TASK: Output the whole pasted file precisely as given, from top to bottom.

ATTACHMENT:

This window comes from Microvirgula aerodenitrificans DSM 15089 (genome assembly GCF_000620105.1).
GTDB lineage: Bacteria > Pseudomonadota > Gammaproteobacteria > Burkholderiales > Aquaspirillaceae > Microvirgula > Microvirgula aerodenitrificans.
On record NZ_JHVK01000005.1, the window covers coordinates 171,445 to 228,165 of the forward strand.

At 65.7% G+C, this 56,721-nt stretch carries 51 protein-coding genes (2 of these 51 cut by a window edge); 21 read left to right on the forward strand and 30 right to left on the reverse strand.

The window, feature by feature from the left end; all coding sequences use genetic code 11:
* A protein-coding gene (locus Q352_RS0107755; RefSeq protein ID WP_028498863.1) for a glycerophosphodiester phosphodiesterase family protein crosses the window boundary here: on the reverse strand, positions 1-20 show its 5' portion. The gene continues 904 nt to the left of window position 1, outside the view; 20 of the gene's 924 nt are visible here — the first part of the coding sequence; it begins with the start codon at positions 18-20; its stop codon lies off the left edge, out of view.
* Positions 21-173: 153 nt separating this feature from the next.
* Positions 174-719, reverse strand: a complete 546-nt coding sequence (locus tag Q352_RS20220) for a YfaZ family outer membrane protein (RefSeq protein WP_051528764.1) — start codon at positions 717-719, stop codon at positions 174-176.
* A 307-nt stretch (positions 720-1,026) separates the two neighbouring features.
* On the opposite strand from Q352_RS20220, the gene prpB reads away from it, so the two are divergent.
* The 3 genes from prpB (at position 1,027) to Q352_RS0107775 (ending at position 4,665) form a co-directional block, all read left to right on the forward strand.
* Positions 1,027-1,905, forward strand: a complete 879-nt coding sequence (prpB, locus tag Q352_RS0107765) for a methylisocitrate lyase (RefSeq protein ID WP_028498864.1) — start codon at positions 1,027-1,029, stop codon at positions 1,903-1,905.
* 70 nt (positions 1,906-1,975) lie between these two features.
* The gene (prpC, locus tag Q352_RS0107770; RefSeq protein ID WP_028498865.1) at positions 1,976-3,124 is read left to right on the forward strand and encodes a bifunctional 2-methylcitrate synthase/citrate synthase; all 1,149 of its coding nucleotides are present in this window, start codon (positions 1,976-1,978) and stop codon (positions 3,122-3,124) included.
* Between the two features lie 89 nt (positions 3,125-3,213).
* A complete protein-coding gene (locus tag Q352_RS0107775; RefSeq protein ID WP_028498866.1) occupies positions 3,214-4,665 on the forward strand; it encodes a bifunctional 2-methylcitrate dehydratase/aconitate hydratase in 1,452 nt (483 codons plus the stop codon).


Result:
This window comes from Microvirgula aerodenitrificans DSM 15089 (genome assembly GCF_000620105.1).
GTDB lineage: Bacteria > Pseudomonadota > Gammaproteobacteria > Burkholderiales > Aquaspirillaceae > Microvirgula > Microvirgula aerodenitrificans.
On record NZ_JHVK01000005.1, the window covers coordinates 171,445 to 228,165 of the forward strand.

At 65.7% G+C, this 56,721-nt stretch carries 51 protein-coding genes (2 of these 51 cut by a window edge); 21 read left to right on the forward strand and 30 right to left on the reverse strand.

The window, feature by feature from the left end; all coding sequences use genetic code 11:
* A protein-coding gene (locus Q352_RS0107755; RefSeq protein ID WP_028498863.1) for a glycerophosphodiester phosphodiesterase family protein crosses the window boundary here: on the reverse strand, positions 1-20 show its 5' portion. The gene continues 904 nt to the left of window position 1, outside the view; 20 of the gene's 924 nt are visible here — the first part of the coding sequence; it begins with the start codon at positions 18-20; its stop codon lies off the left edge, out of view.
* Positions 21-173: 153 nt separating this feature from the next.
* Positions 174-719, reverse strand: a complete 546-nt coding sequence (locus tag Q352_RS20220) for a YfaZ family outer membrane protein (RefSeq protein WP_051528764.1) — start codon at positions 717-719, stop codon at positions 174-176.
* A 307-nt stretch (positions 720-1,026) separates the two neighbouring features.
* On the opposite strand from Q352_RS20220, the gene prpB reads away from it, so the two are divergent.
* The 3 genes from prpB (at position 1,027) to Q352_RS0107775 (ending at position 4,665) form a co-directional block, all read left to right on the forward strand.
* Positions 1,027-1,905, forward strand: a complete 879-nt coding sequence (prpB, locus tag Q352_RS0107765) for a methylisocitrate lyase (RefSeq protein ID WP_028498864.1) — start codon at positions 1,027-1,029, stop codon at positions 1,903-1,905.
* 70 nt (positions 1,906-1,975) lie between these two features.
* The gene (prpC, locus tag Q352_RS0107770; RefSeq protein ID WP_028498865.1) at positions 1,976-3,124 is read left to right on the forward strand and encodes a bifunctional 2-methylcitrate synthase/citrate synthase; all 1,149 of its coding nucleotides are present in this window, start codon (positions 1,976-1,978) and stop codon (positions 3,122-3,124) included.
* Between the two features lie 89 nt (positions 3,125-3,213).
* A complete protein-coding gene (locus tag Q352_RS0107775; RefSeq protein ID WP_028498866.1) occupies positions 3,214-4,665 on the forward strand; it encodes a bifunctional 2-methylcitrate dehydratase/aconitate hydratase in 1,452 nt (483 codons plus the stop codon).